The October volatility was the result of many things, depending on who you ask. Was it jitters ahead of the midterm elections? A reaction to U.S.-China trade tensions? Underwhelming corporate earnings?
Regardless of the root cause, most people agree what October was: an opportunity. Traders feast on volatility, and that’s been hard to come by the last few years. October was only the fourth red month for the S&P 500 since the start of 2017.
The fact that the market has gone green this month just goes to show how preciously rare these opportunities can be. Don’t let the next volatile spell catch you off guard. Here are three ways for both traders and investors to take advantage next time the market goes down.
Of course, this is easier said than done with the benefit of hindsight, and it’s impossible to know when a bottom will occur. BUT, in the entire history of the stock market, every market pullback, correction, and bear market has proven to be an opportunity to buy the dip. Even the 2008 financial crisis, as scary as it was for the U.S. markets, was a tremendous buying opportunity for the most patient long-term investors. Shares of JP Morgan went down to $12. Amazon was $35. Netflix, on a split-adjusted basis, was $2.55. Google hit $123.
When the market goes through a cyclical downturn, even the highest-quality stocks take a beating. Long-term investors like Warren Buffett treat the opportunity like a Black Friday sale on Wall Street. If there are any quality stocks that you’d love to own, corrections present a great time to take money that you don’t need for a long time and put make some buys on the cheap.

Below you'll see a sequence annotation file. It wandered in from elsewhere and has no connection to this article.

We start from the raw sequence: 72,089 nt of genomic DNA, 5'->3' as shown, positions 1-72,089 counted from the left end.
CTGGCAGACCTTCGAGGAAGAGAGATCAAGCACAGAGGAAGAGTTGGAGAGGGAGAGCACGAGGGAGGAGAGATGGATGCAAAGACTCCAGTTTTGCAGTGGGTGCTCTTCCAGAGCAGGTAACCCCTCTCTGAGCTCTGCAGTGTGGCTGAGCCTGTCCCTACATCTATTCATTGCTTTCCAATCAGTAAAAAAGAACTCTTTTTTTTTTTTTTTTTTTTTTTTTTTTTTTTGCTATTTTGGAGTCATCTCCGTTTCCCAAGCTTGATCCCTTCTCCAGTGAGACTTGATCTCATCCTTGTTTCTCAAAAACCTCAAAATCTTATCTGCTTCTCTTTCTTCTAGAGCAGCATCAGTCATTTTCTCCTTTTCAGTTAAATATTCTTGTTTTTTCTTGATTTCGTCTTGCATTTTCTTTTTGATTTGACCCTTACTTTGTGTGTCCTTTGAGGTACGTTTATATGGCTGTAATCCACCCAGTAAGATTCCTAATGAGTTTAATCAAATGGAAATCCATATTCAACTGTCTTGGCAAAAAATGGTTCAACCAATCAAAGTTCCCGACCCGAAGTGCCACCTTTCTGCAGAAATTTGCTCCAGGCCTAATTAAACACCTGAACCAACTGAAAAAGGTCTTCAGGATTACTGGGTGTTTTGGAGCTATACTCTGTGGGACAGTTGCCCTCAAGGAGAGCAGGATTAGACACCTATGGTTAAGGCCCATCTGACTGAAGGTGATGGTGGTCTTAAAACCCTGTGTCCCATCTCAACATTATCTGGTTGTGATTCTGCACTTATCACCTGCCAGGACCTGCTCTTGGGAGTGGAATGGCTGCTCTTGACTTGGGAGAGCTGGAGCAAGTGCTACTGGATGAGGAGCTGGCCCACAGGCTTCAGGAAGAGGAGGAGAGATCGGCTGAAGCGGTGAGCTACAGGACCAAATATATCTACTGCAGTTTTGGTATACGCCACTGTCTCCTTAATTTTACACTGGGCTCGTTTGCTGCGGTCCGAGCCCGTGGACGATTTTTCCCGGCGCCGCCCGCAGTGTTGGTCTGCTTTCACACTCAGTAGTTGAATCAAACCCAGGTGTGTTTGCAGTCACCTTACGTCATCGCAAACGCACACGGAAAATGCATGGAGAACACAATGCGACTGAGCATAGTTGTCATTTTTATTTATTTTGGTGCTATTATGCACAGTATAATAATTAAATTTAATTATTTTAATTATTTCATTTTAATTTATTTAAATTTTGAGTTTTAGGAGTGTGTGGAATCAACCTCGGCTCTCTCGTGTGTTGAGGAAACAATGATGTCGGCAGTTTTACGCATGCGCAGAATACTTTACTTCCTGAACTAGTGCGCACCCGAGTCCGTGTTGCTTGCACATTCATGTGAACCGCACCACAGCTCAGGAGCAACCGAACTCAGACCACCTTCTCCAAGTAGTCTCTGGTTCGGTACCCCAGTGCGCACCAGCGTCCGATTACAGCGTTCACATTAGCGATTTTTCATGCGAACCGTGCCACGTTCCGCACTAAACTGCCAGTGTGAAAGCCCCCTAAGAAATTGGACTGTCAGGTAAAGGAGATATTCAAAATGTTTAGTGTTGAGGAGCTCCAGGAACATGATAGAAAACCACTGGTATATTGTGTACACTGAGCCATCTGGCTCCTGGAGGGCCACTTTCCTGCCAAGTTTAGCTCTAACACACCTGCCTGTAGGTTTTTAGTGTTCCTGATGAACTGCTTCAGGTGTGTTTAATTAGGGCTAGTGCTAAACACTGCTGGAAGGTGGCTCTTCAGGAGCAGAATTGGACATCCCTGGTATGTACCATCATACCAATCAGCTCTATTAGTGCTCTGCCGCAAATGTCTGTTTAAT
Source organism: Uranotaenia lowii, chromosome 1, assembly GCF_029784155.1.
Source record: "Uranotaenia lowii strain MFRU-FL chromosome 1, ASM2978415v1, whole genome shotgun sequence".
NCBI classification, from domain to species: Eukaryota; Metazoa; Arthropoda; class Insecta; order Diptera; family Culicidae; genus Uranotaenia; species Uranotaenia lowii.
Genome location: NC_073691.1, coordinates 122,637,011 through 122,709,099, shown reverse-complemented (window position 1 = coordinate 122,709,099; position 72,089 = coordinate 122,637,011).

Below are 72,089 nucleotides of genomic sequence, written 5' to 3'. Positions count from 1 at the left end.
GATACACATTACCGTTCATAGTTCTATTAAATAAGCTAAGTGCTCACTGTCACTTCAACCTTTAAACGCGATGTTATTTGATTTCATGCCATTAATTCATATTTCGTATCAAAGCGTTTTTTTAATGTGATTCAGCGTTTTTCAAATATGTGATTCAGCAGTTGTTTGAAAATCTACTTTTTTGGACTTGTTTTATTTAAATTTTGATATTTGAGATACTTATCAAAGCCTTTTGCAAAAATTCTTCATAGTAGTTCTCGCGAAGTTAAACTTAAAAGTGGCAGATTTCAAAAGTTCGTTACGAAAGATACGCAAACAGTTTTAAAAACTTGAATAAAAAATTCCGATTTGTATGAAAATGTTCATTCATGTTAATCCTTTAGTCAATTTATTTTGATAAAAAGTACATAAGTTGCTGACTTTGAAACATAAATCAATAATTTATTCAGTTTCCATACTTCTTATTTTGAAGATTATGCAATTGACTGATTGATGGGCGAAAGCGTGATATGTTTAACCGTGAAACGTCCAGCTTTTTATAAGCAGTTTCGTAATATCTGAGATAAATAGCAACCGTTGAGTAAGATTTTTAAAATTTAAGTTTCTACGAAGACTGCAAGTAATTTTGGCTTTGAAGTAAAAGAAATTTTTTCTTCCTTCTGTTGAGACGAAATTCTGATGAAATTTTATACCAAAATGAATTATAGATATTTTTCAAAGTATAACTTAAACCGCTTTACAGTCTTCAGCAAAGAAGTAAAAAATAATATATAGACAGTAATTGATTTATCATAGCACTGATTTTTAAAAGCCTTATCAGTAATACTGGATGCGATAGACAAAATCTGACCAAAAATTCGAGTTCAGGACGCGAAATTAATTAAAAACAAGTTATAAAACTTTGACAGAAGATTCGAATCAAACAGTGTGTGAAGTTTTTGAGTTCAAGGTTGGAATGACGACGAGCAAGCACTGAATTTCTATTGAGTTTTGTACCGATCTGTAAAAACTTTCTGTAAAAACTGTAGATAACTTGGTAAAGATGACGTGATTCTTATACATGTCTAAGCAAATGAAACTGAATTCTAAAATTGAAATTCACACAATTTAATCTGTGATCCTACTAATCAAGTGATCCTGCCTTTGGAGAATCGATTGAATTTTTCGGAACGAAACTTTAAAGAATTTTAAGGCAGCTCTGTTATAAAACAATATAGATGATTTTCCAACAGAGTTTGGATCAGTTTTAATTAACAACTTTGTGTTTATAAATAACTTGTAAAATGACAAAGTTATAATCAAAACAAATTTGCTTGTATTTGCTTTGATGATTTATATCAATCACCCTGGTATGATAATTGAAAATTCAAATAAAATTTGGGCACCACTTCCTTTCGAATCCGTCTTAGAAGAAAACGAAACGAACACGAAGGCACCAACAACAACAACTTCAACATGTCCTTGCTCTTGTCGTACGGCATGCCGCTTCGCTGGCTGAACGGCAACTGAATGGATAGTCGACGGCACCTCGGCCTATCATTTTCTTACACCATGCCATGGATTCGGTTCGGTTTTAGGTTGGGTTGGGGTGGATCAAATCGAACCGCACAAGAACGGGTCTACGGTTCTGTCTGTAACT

In addition to playing the buy-and-hold game, you don’t need to be patient to make money in a bear market or correction.
Short sellers can profit in any type of market environment, but corrections are a short seller’s bread and butter. When the market is unstable, and the economy is weak, money tends to flow out of unprofitable companies and companies with high debt loads. These types of companies may have difficulty borrowing money if credit markets tighten, and investors tend to circle the wagons by dumping high-risk stocks and buying blue-chip names. Short sellers willing to go out on a limb and put some capital at risk can make major returns betting against companies with weak balance sheets. But don’t short a stock without first understanding what you’re risking.
There are several great option strategies for bear markets. For example, buying put options with relatively near-term expiration dates to capitalize on bearish momentum while simultaneously buying call options with relatively long-term expiration dates is a way to short the market in the near-term while hedging against a market bounce and betting on a longer-term recovery.
In addition, writing covered calls is a strategy that can work regardless of what the market is doing. In a bear market, writing out-of-the-money covered calls against core stock holdings allows you to immediately pocket the option premium no matter what. If the underlying stock price remains low or continues to drop, the calls expire worthlessly and the premium at least offsets some of the losses.
If the stock recovers, you earn profits on the stock all the way up to the strike price while keeping the initial option premium. The only downside is that any gains above the strike price are lost and you may be forced to sell your underlying stock position if the call option is executed.
As bad as October was, the S&P 500 has already regained about half its losses in the month. Whether that recover continues is anybody’s guess, but if it doesn’t, don’t let that scare you. Short-term corrections and long-term bear markets are part of the natural economic cycle. Just because stocks are losing value, doesn’t mean you can’t profit.
Disclosure: the author holds no position in the stocks mentioned.
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